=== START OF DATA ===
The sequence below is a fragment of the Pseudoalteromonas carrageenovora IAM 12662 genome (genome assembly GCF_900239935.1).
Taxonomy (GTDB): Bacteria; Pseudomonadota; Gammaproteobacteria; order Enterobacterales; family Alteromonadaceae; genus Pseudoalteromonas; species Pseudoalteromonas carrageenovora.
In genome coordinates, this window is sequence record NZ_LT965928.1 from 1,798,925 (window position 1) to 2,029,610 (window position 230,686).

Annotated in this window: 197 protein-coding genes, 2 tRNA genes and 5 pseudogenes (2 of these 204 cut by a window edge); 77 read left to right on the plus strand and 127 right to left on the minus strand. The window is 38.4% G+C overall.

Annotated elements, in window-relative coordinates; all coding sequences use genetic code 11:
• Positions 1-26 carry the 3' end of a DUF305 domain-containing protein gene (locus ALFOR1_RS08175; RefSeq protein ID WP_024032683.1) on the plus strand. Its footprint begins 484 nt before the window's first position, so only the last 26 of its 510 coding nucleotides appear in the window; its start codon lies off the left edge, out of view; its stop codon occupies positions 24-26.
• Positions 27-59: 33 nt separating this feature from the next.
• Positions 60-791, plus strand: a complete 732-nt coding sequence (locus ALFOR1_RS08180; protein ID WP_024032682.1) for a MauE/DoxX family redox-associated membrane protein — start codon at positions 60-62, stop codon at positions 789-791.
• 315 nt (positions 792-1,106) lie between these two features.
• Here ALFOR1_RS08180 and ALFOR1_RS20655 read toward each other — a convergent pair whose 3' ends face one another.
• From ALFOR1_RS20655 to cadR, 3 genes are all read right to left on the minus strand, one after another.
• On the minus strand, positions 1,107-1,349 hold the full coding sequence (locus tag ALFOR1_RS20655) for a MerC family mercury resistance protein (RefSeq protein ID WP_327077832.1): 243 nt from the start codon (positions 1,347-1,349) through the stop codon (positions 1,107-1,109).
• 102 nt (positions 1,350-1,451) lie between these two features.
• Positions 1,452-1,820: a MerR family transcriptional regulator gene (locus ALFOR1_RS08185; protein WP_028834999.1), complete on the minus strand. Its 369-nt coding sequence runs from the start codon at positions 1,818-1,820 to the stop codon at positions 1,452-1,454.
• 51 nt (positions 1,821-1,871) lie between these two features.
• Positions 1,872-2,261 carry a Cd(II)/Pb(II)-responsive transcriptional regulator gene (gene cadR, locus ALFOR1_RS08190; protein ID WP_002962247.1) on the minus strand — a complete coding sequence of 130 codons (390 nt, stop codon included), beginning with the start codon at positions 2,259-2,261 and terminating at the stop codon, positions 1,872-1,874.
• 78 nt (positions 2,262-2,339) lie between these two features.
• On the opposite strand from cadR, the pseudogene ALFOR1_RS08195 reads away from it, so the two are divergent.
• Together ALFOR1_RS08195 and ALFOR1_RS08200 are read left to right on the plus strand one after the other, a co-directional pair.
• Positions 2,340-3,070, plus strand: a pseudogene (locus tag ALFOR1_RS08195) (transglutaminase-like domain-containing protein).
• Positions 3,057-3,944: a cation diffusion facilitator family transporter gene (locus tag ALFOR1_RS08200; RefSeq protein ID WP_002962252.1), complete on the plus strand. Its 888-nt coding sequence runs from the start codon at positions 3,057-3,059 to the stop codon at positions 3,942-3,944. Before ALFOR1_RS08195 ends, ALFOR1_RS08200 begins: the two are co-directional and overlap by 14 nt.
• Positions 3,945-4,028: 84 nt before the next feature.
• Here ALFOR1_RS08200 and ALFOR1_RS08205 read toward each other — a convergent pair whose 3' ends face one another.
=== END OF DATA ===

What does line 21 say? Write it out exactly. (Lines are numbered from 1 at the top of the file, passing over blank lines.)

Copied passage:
• Positions 3,057-3,944: a cation diffusion facilitator family transporter gene (locus tag ALFOR1_RS08200; RefSeq protein ID WP_002962252.1), complete on the plus strand. Its 888-nt coding sequence runs from the start codon at positions 3,057-3,059 to the stop codon at positions 3,942-3,944. Before ALFOR1_RS08195 ends, ALFOR1_RS08200 begins: the two are co-directional and overlap by 14 nt.